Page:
Does it matter if it's a hole in the wall track or that you don't know 75% of the drivers if the racing's good??? Complain about super racing and how theres no cars and someone brings up tracks that are successfull and it gets discredited because it's not lernerville and the drivers aren't household names. Sounds like the same logic you complain about when shaming crate haters. And 94.3, umm yea i'm aware passing is important in EVERY division. It's kind of the point.... and cookie cutter was your words not mine. But that's a good point. Perhaps racing would be more affordable and varied if every dick and tom would try to figure things out on their own and not spend ungodly amounts of money to get their cars set up. Buying a set of scales and doing some research or calling your chassis manufacturer is a lot cheaper than a trip to RKR or TBR. If your manufacturer is as pleasant as Richards, maybe switch to a builder who is interested in helping EVERY client equally. There are lots of options, some just require a bit more time which not every racer has during the week. Racing is a hard business but it doesn't have to be as costly as some people make it either regardless of whether you run opens or crates.

Edited by sicario, 13 April 2018 - 07:38 AM.


#17 DavyLee2

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Posted 13 April 2018 - 09:01 AM

Lets keep it in perspective
Rush is at about 25 tracks in 5 states and as was posted in another thread have 8 divisions !
So 50 new drivers is about 2 per track NBD
There were more than 2 new Hobbystocks and young guns at Ppms last year .. so thats double rush!
The point is that more racing options is the Standing Ovation and a person like Vicki laying on her pillow at night thinking of ways to broaden the racing community!!
Said it before
Crates are a bandaid to a bigger problem ..Money !!
The Muslim King of the Sodomy party was a superstar like the Emporer of Japan was when they bombed Pearl Habor
But the pengelum is swinging back the other way
Record tax collected by the federal government
All time low in blacks/ Hispanic and woman jobs
Record new manufacturing jobs started in America Of All Places!!
And Brand new this week! Welfare requires your not a deadbeat witch was the number one requirement previously enacted 9 years ago
MONEY!
Crates are a patch and all dressed up like the real thing and thats fine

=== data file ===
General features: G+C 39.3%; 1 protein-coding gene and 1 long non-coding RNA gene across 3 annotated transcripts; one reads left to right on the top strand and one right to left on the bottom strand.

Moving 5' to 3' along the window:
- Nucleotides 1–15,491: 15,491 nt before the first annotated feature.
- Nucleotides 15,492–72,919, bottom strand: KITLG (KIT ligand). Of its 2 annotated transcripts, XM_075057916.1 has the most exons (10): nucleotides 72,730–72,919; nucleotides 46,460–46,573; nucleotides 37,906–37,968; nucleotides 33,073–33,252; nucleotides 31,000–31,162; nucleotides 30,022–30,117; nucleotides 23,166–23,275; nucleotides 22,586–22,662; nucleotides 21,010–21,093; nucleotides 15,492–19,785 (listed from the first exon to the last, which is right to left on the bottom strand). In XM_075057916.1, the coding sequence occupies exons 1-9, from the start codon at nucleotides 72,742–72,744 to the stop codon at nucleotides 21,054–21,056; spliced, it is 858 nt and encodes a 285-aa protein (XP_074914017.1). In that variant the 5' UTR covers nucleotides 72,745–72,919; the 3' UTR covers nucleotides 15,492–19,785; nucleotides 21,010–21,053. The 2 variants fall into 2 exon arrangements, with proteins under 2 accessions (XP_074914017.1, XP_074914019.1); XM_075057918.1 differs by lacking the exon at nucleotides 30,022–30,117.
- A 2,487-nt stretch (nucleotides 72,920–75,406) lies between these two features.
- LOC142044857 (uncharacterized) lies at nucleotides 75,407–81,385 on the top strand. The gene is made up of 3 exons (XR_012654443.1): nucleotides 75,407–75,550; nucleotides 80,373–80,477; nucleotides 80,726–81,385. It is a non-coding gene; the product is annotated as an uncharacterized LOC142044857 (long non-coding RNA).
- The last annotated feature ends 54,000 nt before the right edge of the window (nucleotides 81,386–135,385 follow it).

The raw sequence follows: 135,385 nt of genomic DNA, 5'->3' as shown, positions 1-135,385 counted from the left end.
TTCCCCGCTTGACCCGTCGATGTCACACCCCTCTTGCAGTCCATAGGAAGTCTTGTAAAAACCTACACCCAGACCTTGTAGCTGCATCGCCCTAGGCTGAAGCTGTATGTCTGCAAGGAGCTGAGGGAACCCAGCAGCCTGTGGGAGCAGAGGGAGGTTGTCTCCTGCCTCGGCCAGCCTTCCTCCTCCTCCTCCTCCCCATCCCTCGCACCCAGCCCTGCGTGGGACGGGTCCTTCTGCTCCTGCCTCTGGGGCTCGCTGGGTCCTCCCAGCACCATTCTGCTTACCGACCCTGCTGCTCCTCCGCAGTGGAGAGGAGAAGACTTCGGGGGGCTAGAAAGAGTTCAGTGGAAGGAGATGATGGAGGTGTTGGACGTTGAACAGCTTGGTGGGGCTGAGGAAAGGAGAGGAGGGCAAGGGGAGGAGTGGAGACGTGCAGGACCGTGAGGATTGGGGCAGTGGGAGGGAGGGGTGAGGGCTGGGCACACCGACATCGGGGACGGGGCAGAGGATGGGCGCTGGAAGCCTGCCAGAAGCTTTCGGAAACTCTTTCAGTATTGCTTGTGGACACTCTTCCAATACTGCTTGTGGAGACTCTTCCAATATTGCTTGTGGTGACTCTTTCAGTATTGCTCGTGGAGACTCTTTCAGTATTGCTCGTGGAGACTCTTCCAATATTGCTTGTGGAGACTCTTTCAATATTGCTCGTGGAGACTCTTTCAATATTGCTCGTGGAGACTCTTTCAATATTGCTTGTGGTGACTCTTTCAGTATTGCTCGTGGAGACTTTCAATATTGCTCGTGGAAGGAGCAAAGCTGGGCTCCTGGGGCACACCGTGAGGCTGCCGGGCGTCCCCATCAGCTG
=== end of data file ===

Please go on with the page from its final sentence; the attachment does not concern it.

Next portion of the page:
But if you tell me I gotta buy one
Your mistaken ! However I can give up 100 pounds to you for buyers those tamper bolts even though I have the same engine basically
Ps
You guys that think you got the same motor lol
That guy that just blasted past you had the 900 dollar lightweight upgrade crank ( its legal ) the 3000 dollar tuned and engineered exhaust pipe and $30 per gallon fuel
So keep believing because Perception is reality !
And yes ! They go buy a xr1 and put a crate in it
!
I hear the 48 will be out there and it wont be 2nd hand !
Its been proven on the racetrack that crates and opens can be equalized with weight
So if you say buy my engine or go home
It has to be Bye !

Edited by DavyLee2, 13 April 2018 - 01:19 PM.


#18 jo73

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Posted 13 April 2018 - 07:12 PM

Still nobody answers the question. If there are no fans in the stands, can race tracks survive ? I have only made the point that fans are not flocking to crate racing. I have no problem with crate LM racing, it's the dominance of the sport I have a problem with. Mercer closed. There's a bullshit rumor tri city is on the chopping block. A test and tune at lernerville and 1, only 1 of the new crate sprint cars shows up. Someone mentioned Gale Ruth was there. Well, if you where getting into a new division of racing. Crate Sprint Cars, won't you want to get on track and test ? Running these guys on a Wednesday ? How far is some local racer going to travel that needs to be at work at 6am ? Not Far.....

#19 Hot Dog

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Posted 13 April 2018 - 07:32 PM

Still nobody answers the question. If there are no fans in the stands, can race tracks survive ? I have only made the point that fans are not flocking to crate racing. I have no problem with crate LM racing, it's the dominance of the sport I have a problem with. Mercer closed. There's a bullshit rumor tri city is on the chopping block. A test and tune at lernerville and 1, only 1 of the new crate sprint cars shows up. Someone mentioned Gale Ruth was there. Well, if you where getting into a new division of racing. Crate Sprint Cars, won't you want to get on track and test ? Running these guys on a Wednesday ? How far is some local racer going to travel that needs to be at work at 6am ? Not Far.....

What does Mercer have to do with your point? They hadnt run crates regularly in years.

#20 94.3-RADRACER

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Posted 13 April 2018 - 10:05 PM

well jo73, raceway 7 has survived since dropping slm years ago with crates as their main class....so your theory is already 'bbbbbbbbbbuuuuuulllllllsssssssshhhhhhhhiiiiiiiitttttttttt'........crates have been around since what 2005? i can't believe they are not dead after 13 years, right? now 8 divisions..........i call bbbbbbbbbbbbuuuuuuuuuuullllllllllllssssssssssshhhhhhhhhhhhhhiiiiiiiiiiiiittttttttttttttt again to you. tracks are on the chopping block, because they don't have a good racing surface, with passing.........big tracks struggle because you need a pig under the hood........as to why stateline/eriez has the studs of  the slm community. there will be a ton of them, and yes mr. sicario, they do there homework up here, yournot alone..........lol. and trump is kicking ass with our economy....thank god, because liberals ruin everything. and your patch davey boy,  has brought the new stud slm drivers to the sport.